In many ways, your home is your life, which is why it hurts so much when anything damages your home.
Water damage is especially annoying because it can quickly cause mold, delaying repairs and adding to the cost of restoration.
However, we put together a quick guide on how to prevent mold after water damage. Use these tips wisely in your fight against mold!
The key to mold prevention following water damage is speed. Mold can begin to develop in as little as 36 hours, so it is important to begin evaporation as quickly as possible. Allowing water to sit for even 24 hours can greatly increase the cost of water mitigation–as water sits on structural material, bacteria begin to grow and fester, and previously dormant mold colonies (they are everywhere!) begin to grow.
It is in the homeowner’s best interest to call an accredited water restoration company quickly. However, in the event that a company cannot respond in a timely manner (unlikely), there are steps that you can take to help mitigate mold growth.
A word of warning: if you have a sewage backup, or flood waters entering the home, please call a professional. The toxins and diseases present in this type of water is extremely toxic and can lead to severe sickness and death if proper precautions are not taken.
Remove Wet Items
Once the standing water is removed, typically, we have contents sitting on top of wet flooring. In order to prevent damage to your furniture, get out some tin foil and place small squares under the legs of your furniture. Remove rugs to a place where they can hang to dry. Pick clothing and toys up off the floor. Use coat hangers to lift curtains off the floor so they don’t bleed and become further damaged.
Be cautious about removing carpet. If you decide to do so, insurance companies may not pay for replacement unless the carpet was already damaged. Take a look at the carpet backing and see if it is pulling away from the carpet. If it is, take some pictures of the damage.
It is best to allow a trained water damage professional assess whether or not carpet, or other flooring, should be removed. However, as stated above, if dealing with sewage or flood waters–for your safety, please allow a trained professional to perform necessary removal of affected materials.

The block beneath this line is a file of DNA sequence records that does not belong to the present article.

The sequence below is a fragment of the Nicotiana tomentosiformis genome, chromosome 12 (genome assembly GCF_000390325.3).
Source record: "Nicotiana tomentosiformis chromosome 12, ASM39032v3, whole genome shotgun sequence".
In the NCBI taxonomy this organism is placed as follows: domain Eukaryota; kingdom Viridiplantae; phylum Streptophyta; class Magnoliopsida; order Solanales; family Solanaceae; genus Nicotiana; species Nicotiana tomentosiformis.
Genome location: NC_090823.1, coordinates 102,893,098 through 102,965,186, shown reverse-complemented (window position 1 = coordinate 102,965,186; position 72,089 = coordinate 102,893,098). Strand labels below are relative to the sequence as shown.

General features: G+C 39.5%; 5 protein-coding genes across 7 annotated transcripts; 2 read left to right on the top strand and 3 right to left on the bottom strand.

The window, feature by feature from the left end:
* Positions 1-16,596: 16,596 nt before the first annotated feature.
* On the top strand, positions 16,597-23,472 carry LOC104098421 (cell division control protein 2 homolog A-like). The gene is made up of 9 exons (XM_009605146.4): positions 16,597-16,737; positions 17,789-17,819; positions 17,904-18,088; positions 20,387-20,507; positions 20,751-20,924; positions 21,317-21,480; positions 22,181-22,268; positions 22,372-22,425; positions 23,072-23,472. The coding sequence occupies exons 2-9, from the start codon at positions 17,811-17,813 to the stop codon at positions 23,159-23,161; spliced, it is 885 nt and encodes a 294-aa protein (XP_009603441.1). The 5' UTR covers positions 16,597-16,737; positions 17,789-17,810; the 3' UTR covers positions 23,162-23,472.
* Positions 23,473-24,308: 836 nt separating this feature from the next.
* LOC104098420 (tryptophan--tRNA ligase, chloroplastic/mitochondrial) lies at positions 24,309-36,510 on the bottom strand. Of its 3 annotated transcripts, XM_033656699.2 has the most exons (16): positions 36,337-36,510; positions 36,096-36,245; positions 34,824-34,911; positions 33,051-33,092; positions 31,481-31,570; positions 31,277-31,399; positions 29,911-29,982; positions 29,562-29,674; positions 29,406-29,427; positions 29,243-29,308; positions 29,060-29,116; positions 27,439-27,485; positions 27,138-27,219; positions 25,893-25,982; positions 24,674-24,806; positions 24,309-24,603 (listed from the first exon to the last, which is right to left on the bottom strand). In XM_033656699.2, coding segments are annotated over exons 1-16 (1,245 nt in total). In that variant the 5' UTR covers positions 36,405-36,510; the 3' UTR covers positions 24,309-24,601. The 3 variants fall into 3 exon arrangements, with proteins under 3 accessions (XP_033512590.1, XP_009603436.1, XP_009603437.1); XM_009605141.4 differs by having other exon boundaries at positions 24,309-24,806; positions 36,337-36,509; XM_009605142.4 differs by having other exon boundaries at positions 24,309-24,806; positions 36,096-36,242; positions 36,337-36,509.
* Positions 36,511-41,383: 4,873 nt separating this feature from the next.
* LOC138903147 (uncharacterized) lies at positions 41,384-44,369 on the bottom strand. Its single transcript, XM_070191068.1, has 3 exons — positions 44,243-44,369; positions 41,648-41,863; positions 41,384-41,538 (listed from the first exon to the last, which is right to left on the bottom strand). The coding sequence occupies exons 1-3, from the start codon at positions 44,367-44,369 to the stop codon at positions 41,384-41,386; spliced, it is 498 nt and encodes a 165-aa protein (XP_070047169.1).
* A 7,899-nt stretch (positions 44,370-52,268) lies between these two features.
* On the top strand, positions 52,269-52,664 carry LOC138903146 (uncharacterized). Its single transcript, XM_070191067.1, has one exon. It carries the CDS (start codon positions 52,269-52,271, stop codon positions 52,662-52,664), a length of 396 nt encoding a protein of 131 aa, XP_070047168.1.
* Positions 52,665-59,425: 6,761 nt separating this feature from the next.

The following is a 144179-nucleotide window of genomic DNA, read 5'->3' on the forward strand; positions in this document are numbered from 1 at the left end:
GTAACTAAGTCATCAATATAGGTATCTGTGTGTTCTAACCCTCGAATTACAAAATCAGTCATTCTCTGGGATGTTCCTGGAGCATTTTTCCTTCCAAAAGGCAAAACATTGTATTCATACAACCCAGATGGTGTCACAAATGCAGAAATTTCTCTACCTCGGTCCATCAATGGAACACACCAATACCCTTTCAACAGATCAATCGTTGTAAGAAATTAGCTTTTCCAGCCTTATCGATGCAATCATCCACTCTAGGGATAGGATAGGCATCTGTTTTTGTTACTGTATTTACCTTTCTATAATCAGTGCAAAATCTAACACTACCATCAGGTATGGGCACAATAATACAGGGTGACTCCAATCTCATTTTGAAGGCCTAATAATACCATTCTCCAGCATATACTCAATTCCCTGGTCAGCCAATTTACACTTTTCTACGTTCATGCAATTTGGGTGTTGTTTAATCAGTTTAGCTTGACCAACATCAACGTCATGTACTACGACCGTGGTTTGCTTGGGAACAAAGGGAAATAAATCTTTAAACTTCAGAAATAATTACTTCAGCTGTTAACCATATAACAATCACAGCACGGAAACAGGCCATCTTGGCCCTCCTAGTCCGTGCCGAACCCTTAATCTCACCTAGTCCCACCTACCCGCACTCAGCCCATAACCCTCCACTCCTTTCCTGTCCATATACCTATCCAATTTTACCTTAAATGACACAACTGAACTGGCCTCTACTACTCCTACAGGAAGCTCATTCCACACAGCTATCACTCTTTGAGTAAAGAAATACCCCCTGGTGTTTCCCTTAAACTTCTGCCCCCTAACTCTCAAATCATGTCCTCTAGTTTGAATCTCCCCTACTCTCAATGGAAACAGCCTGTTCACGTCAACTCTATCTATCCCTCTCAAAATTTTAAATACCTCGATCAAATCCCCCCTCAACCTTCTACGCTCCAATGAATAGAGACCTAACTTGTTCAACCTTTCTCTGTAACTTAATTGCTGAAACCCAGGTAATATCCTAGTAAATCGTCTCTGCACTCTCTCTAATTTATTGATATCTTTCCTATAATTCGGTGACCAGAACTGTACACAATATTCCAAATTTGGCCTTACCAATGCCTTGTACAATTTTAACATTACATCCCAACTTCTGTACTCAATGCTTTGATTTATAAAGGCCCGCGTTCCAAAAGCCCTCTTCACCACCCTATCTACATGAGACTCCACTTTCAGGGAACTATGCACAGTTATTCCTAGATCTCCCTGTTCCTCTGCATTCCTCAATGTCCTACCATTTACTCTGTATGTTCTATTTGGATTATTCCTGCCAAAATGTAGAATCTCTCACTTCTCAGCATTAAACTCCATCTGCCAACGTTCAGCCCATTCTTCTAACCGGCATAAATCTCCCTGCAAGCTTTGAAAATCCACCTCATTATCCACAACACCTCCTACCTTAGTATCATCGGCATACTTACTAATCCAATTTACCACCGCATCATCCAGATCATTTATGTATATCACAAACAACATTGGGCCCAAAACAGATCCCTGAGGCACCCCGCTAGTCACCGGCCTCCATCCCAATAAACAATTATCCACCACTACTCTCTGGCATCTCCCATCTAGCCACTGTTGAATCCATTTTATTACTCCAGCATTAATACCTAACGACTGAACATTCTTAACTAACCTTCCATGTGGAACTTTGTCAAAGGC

The first step, and likely the most obvious, is to stop the source. This may mean shutting off water at the street. Don’t have a water key? Not a problem–use a pair of pliers. Most homes also have a main water shutoff in the house; this may be located in the laundry or utility room, however older homes may have this in the entry closet or pantry.
The second step is to remove what we refer to as “unbound water” or standing water. A wet/dry vacuum, or use of bath towels can be an effective means of removing standing water. Using bath towels can be tedious, as it involves constantly wringing them out, however doing so can make a world of difference in preventing mold growth.
Simply removing the standing water is not enough. At this point, we have “bound water” or water that is trapped in building material. The only way to remove this type of water is through evaporation. In the same way a hair dryer works, industrial strength air movers create a vacuum and heat at the wet material. This effectively allows water to evaporate into the air.
Please take note that, although material may FEEL dry, it is unlikely to have dried after only 24 hours. These steps are provided as a way to mitigate water damage and delay the onset of mold growth. Call a professional to assess drying–many companies will come assess at little to no charge.
So now we have water leaving structural material and entering the air through evaporation. Remember that mold likes warm, moist environments–by putting water into the air, we are increasing humidity in the home, and giving mold a wonderful environment in which to grow.